Sunday, March 31, 2013

CBR Predator OMNIBUS Vol. 1


It's time to revisit the PREDATOR universe with these classic tales from Dark Horse Comics!

Want more Alien/Predator-related reviews? Check the following!!

Comic title: Predator OMNIBUS: Volume 1
Art by Chris Warner, Ron Randall, Dan Barry and various
Written by Mark Verheiden & Dan Barry

Published by Dark Horse Comics
From 2007
Lineup Alien/Predator Series
Format: Omnibus-sized Trade Paperback collecting Predator: Concrete Jungle, Predator: Cold War, Predator: Dark River, Predator: The Bloody Sands of Time and stories from Dark Horse Comics #1, 2, 4-7 & 10-12.

Just after starting making comics about the Alien franchise in '88, 20th Century Fox launched a Predator line as well at the same publisher, Dark Horse.

The idea wasn't just to adapt their movies, but to further expand the franchise, to create a whole new original universe, which is in my eyes a better move, and much more creative in the end.

They started with an original Predator mini-series and after an adaptation of the second film they launched several other stories that ran from the late 80s to the late 90s. In these pages new concepts around the Predator creatures were developed that would even translated to the movies over the years...

This first volume of the Predator Omnibuses collects the first couple of years of Predator comics as well as the entire "Detective Schaefer Trilogy". The biggest portion of the book being written by screenwriter and television scribe Mark Verheiden (The Mask, Battlestar Galactica).

The Omnibus opens with "Concrete Jungle", written by Mark Verheiden with art by Chris Warner and Ron Randall. I already reviewed this one separately here. It works as a direct sequel to Predator 1 and was the story that inspired the movie Predator 2. It follows Detective Schaefer, brother of Dutch Schaefer from the original movie (Schwarzie) as he faces a Predator threat in mid-summer 1989 in New York City.

In "Cold War" also from Verheiden and Ron Randall, Schaefer is forced to join US troops in an operation in Russian territory. Under the guise of a Cold War threat, both Americans and Russians are trying to get hold of tech from the Predator Hunters, crash landed in Siberia by accident, both willing to sacrifice their own soldiers for that matter. Schaefer tags with Lt. Ligachev to kick the monsters out of our planet Earth for good.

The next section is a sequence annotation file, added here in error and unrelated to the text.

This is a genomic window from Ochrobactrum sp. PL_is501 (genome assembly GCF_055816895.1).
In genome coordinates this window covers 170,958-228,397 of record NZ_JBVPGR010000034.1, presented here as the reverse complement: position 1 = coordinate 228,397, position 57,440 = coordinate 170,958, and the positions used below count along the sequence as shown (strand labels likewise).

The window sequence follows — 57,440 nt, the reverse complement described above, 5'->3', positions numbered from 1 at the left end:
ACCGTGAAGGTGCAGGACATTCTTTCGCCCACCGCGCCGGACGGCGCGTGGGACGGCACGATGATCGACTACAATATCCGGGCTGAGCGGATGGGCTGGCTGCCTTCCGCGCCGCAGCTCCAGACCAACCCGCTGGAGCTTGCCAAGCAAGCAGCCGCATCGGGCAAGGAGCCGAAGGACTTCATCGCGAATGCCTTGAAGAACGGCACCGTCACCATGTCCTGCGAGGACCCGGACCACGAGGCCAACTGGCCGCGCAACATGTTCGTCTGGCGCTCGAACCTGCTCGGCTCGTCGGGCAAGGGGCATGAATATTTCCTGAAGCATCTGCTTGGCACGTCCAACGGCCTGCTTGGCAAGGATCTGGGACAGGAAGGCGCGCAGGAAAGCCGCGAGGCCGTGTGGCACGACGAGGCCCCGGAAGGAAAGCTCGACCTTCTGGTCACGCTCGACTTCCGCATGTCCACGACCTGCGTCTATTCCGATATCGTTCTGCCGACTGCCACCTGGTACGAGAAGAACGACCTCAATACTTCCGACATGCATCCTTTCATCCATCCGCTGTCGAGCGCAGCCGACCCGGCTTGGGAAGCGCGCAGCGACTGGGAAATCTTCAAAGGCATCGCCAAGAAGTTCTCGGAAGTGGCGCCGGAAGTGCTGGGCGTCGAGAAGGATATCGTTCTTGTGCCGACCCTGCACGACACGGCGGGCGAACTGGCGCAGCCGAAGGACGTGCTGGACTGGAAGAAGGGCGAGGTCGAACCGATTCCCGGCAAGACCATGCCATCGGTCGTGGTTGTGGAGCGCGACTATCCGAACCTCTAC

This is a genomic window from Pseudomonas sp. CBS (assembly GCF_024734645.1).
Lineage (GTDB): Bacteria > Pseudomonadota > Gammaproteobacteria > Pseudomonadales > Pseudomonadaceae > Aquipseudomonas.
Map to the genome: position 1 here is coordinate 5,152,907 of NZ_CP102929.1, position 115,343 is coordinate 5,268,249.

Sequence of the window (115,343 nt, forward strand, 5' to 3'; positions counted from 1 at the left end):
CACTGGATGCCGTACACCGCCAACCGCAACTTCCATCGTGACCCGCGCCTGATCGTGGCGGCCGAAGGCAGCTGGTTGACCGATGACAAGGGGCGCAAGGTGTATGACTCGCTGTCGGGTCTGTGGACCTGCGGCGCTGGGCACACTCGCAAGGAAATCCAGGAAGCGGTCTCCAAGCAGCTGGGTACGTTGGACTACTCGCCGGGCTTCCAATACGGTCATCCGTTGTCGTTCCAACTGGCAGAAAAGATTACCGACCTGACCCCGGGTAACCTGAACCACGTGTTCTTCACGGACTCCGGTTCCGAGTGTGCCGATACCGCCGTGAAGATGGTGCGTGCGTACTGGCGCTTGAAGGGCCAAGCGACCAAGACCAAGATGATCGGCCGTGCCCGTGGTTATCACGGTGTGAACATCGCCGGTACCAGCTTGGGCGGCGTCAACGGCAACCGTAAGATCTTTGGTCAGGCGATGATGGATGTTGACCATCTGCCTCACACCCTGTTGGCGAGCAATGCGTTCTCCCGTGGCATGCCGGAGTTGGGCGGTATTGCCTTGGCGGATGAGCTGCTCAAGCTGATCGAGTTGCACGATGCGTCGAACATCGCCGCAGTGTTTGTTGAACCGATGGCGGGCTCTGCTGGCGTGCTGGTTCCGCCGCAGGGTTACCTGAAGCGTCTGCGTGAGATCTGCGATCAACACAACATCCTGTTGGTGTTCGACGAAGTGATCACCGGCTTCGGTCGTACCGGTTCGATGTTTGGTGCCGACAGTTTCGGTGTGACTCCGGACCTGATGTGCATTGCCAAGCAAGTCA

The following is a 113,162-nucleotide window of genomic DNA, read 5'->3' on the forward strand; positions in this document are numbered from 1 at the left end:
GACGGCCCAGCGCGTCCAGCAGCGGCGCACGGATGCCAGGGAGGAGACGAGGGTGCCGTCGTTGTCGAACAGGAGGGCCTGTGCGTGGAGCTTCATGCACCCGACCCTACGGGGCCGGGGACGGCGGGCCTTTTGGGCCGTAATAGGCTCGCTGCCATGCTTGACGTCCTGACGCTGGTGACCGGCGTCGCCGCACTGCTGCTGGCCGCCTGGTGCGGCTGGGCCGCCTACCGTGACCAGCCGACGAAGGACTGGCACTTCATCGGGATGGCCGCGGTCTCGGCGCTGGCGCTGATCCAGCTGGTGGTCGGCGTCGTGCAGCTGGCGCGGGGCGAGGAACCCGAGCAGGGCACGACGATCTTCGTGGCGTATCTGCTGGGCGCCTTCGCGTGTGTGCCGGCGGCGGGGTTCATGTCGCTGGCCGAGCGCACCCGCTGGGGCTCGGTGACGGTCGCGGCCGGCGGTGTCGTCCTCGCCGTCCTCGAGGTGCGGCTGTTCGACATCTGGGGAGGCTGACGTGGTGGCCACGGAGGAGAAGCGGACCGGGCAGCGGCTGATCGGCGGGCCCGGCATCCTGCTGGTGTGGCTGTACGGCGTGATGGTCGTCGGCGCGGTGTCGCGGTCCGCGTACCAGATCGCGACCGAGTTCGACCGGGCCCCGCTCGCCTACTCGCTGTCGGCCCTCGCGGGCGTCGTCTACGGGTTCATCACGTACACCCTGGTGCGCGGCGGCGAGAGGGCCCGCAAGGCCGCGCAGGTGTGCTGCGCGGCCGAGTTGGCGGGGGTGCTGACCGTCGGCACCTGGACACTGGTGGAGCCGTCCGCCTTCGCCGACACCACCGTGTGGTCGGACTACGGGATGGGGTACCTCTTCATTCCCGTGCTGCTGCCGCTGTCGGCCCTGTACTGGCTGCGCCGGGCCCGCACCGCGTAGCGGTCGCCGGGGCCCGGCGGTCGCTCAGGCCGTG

Finally, "Dark River" is the last episode in this trilogy. Verheiden and Randall offer us one last adventure as NYPD Detective Schaefer goes back to the jungle of Val Verde to get some answers about the whereabouts of his brother Dutch. But it seems that the Predator he fought there seven years earlier survived and has gone berserk in the jungle! This one has notably some great colors from David Nestelle.

After that we have some smaller 3-issues arc or one shots stories.

"Rite of Passage" by writer Ian Edginton and artist Rick Leonardi. It follows a young tribesman in Africa has he goes through his rite into adulthood. Meanwhile his little village gets the surprise visit of a Predator on his own rite of passage...

"Pride at Nghasa" by Chuck Dixon and Enrique Alcatena. Another tale taking place in Africa. The story isn't that original nor does it bring anything new to the table, but it's written by Chuck Dixon so at least it's pretty captivating to read with some great dialogues. A Predator starts killing people in a British Colony...

"Bloody Sands of Time" written by Dan Barry and Mike Richardson with Dan Barry on art duties. After coming back from the Amazon, an US soldier brings a similar tale to Dutch's. Blamed for the killing of his entire squad, he is going on a trial. His attorney discovers that similar stories took place in South Vietnam in 1968 as well in France during World War 1...

And finally, "Blood Feud" by Neil Barrett Jr. and Leo Durañona. In typical 1980s indie comics style, it's a very discontinued and confusing violent comics that narrates how a blind scientist working on giving vision back through a thermal imaging has to fight a Predator on a vendetta against his family.

All seven tales explore the Predator creatures and were key into establishing his universe in these comic books. Since Predators are mostly mute on screen and kept mysterious in the films, it was these stories by Dark Horse that developed and defined much of the mythos.

Overall, a fantastic read!

Many of the concepts from these first stories were incorporated in the films since then. I specially liked the three core Predator stories Concrete Jungle, Cold War, and Dark River.

The art is consistently "okay" - nothing great, but it was good enough to keep the Predators "alien". Some great comic book authors worked on these series from Dan Barry, Chris Warner to Chuck Dixon (which I wasn't expecting to find amongst these at first!).

The weakest of the bunch is probably the confusing Blood Feud story. Nothing exceptional. And as much as I love Concrete Jungle, it's also the least well thought book since it was original conceived as an-going series and then turned into a mini. The story jumps from New York City to Val Verde's jungle, and back to NY. But it is an important part of Predator history as it also is the one that was establishing the Predator mythos on paper for the first time.

All in all, a recommended read for science-fiction and Predators fans alike.

I give it:
3 / 3 Aaylas!

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